LONDON (Reuters) - “Overwhelmingly male and overwhelmingly white” Football Association chairman Greg Dyke said of his own organisation on Saturday, saying the governing body must change.
In a pre-recorded video message to the Football Supporters Federation, former BBC director general Dyke, who took over from David Bernstein at the FA a year ago, said the governing body was in danger of becoming “irrelevant”.
“If you look at who’s supporting, who’s playing, football and then you look at the FA Council - it doesn’t represent them,” Dyke was quoted as saying on the BBC.
“It’s still overwhelmingly male, overwhelmingly white in a world that isn’t overwhelmingly male and white and somehow that has to be changed.
“We have to try and change it but we’re not alone, supporters have got to try and change it as well.”
The FA Council consists of around 120 members from both the professional and amateur circles of the game and are responsible for helping to make policy decisions for the organisation.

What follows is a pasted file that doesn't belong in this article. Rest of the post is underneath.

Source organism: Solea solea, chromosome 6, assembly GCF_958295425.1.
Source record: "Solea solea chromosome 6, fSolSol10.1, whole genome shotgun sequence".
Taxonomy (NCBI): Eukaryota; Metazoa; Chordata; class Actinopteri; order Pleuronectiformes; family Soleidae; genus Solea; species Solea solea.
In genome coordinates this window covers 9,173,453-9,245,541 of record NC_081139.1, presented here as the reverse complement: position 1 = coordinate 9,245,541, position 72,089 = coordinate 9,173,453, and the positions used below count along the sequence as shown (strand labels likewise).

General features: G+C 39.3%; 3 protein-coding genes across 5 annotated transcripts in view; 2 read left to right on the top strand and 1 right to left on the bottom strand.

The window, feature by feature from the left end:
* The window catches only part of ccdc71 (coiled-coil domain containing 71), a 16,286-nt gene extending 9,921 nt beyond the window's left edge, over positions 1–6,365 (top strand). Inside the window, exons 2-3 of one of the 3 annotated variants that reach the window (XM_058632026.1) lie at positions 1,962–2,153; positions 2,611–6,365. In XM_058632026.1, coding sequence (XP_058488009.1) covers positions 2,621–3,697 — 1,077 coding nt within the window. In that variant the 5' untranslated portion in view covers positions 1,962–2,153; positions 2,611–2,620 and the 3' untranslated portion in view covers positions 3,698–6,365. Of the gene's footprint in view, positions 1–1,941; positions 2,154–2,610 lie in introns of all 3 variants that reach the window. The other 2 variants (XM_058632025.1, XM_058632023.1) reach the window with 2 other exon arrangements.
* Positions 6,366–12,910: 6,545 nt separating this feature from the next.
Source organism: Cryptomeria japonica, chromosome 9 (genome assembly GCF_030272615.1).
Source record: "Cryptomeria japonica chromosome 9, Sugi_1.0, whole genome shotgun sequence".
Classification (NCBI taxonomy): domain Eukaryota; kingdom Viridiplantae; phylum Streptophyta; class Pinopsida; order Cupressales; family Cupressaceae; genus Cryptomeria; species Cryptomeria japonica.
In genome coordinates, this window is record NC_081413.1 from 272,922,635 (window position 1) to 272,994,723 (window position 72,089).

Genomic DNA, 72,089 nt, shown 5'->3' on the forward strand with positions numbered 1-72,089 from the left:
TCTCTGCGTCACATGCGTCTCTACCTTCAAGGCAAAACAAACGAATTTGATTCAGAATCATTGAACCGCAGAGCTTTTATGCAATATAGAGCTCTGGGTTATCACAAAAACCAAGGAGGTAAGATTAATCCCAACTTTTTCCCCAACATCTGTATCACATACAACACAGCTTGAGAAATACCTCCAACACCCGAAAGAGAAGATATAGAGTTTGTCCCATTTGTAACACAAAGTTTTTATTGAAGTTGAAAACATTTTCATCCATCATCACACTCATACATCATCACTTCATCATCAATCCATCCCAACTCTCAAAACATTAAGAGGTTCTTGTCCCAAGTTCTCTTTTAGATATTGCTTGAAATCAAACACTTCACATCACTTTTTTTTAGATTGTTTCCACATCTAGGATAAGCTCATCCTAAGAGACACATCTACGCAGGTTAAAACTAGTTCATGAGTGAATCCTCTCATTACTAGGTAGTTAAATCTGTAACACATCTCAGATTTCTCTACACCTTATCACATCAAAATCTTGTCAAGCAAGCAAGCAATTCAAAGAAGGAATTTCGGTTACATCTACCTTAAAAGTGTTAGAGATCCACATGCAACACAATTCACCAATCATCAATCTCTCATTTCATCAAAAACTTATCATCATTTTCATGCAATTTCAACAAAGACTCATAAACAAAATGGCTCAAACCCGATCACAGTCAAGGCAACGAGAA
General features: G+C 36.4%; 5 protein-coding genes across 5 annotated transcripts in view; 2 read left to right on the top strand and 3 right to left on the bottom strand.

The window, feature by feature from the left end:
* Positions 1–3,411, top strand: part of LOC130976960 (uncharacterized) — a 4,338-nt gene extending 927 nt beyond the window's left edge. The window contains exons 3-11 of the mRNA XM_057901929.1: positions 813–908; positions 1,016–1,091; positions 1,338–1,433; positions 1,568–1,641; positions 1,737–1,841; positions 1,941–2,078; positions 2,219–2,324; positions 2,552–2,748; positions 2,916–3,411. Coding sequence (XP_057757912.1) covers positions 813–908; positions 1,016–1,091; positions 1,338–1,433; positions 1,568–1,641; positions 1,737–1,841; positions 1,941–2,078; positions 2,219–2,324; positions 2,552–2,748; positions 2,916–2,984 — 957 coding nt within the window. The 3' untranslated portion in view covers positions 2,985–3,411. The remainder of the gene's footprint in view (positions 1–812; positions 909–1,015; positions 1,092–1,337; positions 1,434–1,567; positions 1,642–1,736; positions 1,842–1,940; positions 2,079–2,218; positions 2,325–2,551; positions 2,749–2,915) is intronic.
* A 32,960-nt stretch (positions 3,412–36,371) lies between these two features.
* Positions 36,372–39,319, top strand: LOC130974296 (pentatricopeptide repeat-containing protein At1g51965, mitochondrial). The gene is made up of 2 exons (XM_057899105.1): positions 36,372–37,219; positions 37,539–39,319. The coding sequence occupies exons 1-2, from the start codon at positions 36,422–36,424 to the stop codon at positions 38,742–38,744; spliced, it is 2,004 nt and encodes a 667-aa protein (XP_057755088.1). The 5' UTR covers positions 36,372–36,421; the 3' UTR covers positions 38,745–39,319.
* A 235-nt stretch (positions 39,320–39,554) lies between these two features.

The comments of Dyke, who once accused the BBC of being “hideously white”, come after criticism of the FA’s lack of diversity by the likes of former England defender Sol Campbell.
Campbell said in his biography this year that, had he been white, he would have captained England for 10 years.
“We’ve got to look at how we involve the population of 21st century England and the mix it’s got,” said Dyke. “If we just carry on like this - old, white males - we’re going to be increasingly irrelevant.”
Reporting by Martyn Herman, editing by Tony Goodson